The former Florida sheriff’s deputy who was ridiculed for not taking on the gunman in the mass shooting at Marjory Stoneman Douglas High School says he’s haunted by the killings and continues to rack his brain over what he could have done differently.
Former Broward County sheriff’s deputy Scot Peterson, 55, broke his silence in an interview published today in The Washington Post, saying, “the bottom line is I was there to protect, and I lost 17.”
“I couldn’t get him,” he said of the gunman who stormed the Parkland, Florida, campus on Valentine’s Day, killing 17 students and teachers, and wounding another 17. “It was my job, and I didn’t find him.”
But Andrew Pollack, whose daughter, Meadow Pollack, 18, was among those killed, scoffed at Peterson’s excuses for not going into the building to take on the gunman. Pollack has filed a wrongful death lawsuit against Peterson.
“We all know what he is. I don’t even know why he’s coming out of hiding,” Pollack told ABC News today. “We all know he didn’t do his job.
“How could he find him if he’s hiding behind a wall?”
Fred Guttenberg, whose 14-year-old daughter, Jaime Guttenberg, also was killed in the massacre, said Peterson seems to be “trying to paint himself as the victim.”
“This interview makes him even more pathetic than he already was,” Guttenberg told the Miami Herald. “You failed me and my daughter. If you are truly sorry, I challenge you to face me.”
Peterson had been a Broward County deputy sheriff for 32 years, 28 of which he spent as a school resource officer.
On Feb. 14, he was in his office meeting with a parent about a student’s fake driver’s license when his radio crackled with a report of “possible firecrackers” near the 1200 building of the sprawling campus.
At that time, there were eight full-time security guards patrolling the 45-acre campus, but Peterson was the only armed law enforcement officer.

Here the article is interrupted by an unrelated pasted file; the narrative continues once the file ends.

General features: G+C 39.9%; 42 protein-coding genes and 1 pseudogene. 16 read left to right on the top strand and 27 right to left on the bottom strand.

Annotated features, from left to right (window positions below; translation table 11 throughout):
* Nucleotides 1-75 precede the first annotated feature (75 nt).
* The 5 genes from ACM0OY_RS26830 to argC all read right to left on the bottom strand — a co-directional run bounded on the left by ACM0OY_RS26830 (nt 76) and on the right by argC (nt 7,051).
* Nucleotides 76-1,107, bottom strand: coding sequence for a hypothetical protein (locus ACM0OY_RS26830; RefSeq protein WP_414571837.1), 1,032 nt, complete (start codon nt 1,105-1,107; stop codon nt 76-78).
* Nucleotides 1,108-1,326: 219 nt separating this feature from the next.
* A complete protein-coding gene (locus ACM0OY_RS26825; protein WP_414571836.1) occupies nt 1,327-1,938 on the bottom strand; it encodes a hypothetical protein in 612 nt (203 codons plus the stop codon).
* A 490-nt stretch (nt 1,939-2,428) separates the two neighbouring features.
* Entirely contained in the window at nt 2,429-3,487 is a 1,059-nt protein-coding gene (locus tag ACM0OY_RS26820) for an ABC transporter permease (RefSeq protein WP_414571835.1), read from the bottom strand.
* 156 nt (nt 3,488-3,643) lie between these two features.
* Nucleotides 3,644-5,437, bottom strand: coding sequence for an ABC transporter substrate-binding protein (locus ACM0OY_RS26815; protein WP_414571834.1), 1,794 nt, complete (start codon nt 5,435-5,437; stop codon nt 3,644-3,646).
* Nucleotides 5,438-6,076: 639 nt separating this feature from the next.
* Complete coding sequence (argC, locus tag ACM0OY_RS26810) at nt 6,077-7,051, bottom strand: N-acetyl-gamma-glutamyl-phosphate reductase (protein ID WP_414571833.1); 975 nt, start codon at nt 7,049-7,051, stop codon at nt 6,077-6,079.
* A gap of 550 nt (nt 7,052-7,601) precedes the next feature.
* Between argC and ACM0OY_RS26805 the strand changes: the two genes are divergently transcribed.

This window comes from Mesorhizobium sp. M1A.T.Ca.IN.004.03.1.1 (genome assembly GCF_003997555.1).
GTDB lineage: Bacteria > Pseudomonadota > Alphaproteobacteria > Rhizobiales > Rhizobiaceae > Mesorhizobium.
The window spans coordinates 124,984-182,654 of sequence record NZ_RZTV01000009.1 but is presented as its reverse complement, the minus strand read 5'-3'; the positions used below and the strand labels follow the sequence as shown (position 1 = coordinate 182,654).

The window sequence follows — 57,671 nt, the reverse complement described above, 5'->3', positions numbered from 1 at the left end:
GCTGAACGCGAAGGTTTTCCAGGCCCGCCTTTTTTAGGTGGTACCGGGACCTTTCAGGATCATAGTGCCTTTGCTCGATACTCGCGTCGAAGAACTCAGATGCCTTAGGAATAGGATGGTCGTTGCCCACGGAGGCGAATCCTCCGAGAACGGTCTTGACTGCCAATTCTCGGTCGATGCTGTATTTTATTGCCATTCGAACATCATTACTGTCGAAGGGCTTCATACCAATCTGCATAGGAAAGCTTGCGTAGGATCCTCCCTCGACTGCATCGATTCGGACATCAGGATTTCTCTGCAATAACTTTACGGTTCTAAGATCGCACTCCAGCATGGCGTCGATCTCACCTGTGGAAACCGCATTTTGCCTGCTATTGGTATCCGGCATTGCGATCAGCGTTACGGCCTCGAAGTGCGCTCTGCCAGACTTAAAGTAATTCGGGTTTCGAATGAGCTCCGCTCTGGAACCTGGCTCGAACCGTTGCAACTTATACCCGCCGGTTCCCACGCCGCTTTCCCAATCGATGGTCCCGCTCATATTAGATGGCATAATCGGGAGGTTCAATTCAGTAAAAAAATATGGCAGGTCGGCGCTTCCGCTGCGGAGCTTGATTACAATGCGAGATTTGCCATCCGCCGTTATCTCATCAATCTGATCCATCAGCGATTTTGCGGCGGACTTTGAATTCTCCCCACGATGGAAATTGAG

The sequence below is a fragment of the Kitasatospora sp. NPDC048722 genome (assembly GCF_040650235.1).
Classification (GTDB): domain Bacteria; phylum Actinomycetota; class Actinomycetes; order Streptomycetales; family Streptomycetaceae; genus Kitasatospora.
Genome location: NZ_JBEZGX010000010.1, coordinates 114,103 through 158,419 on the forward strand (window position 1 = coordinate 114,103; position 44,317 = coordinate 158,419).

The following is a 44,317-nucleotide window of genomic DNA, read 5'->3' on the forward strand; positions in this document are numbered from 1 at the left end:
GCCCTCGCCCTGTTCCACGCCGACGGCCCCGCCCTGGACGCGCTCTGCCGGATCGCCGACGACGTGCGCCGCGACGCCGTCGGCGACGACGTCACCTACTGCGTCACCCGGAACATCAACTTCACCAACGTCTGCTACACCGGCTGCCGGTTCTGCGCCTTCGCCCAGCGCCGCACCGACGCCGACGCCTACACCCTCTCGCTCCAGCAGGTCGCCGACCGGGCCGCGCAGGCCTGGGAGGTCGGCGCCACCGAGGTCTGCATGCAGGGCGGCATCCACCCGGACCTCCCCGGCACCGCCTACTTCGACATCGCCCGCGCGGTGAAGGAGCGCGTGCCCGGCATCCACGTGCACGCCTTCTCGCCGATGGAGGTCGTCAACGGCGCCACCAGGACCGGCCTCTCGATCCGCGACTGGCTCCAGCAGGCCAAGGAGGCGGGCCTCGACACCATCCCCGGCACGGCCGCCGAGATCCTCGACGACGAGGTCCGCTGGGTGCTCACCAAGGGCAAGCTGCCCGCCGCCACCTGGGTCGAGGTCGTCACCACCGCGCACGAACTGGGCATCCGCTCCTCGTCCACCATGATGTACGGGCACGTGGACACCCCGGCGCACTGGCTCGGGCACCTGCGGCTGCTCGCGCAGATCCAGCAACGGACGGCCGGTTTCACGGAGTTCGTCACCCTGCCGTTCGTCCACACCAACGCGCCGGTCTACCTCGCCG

When he reached the building, he immediately recognized the loud pops as gunfire but said he couldn’t tell if it was coming from inside or outside the building.
Security video showed Peterson taking a tactical position behind a wall outside the building with his gun drawn and speaking into his radio, but never moving to go into the building where the shooting was.
After viewing the video, Broward County Sheriff Scott Israel gave Peterson two options: Go on unpaid leave and face discipline or retire immediately and preserve his pension. Peterson chose the latter.
During a news conference on Feb. 23, Israel said Peterson “should have went in, addressed the killer, killed the killer.” He said seeing Peterson standing outside the building while lives were being taken inside made him “sick to my stomach.”
President Donald Trump chimed in by publicly calling Peterson a “coward.”
But Peterson said he did all he was trained to do. He radioed for a “Code Red” to lock down the school, summoned backup and tried to pinpoint where the shooting was occurring.
“I was trying to figure it out,” Peterson told The Washington Post. “I was scanning for the shooter, looking over the windows, the sidewalk, the rooftop. I thought maybe it was a sniper like in Las Vegas. I just didn’t know.”
“I just didn’t know,” he said. “Why didn’t I know to go in?”
He said he has poured over reams of police documents on the shooting and has re-watched the surveillance video countless times.
“How can they keep saying I did nothing?” Peterson told The Washington Post. “I’m getting on the radio to call in the shooting. I’m locking down the school. I’m clearing kids out of the courtyard. They have the video and the call logs. The evidence is sitting right there.”
The shooting occurred over the course of just seven minutes, and Peterson stood outside the building for four minutes after arriving at the scene.
The alleged gunman, Nikolas Cruz, 19, a former Stoneman Douglas student, dropped his AR-15 assault rifle and slipped out of the building by blending in with other students escaping the massacre, police said.
Cruz was captured off campus soon after.
Peterson said he’s seen a psychologist and a psychiatrist to help him cope with the “grief” and “guilt” he feels over the shooting.
“It’s haunting,” Peterson said. “I’ve cut that day up a thousand ways with a million different what-if scenarios, but the bottom line is I was there to protect, and I lost 17.”
Stoneman Douglas Student Morgan Williams, who was inside the 1200 building during the shooting, posted a message on Twitter Monday saying that if Peterson truly cared about the students he swore to protect, he “would have done something to protect us.”
“I don’t care what that article says. Scot Peterson is a f–king coward. He was scared? So was I and everyone else inside that building,” Morgan wrote. “While I had to run across my classroom and hid from the shooter, he stood outside and did nothing. He gets absolutely no sympathy from me.”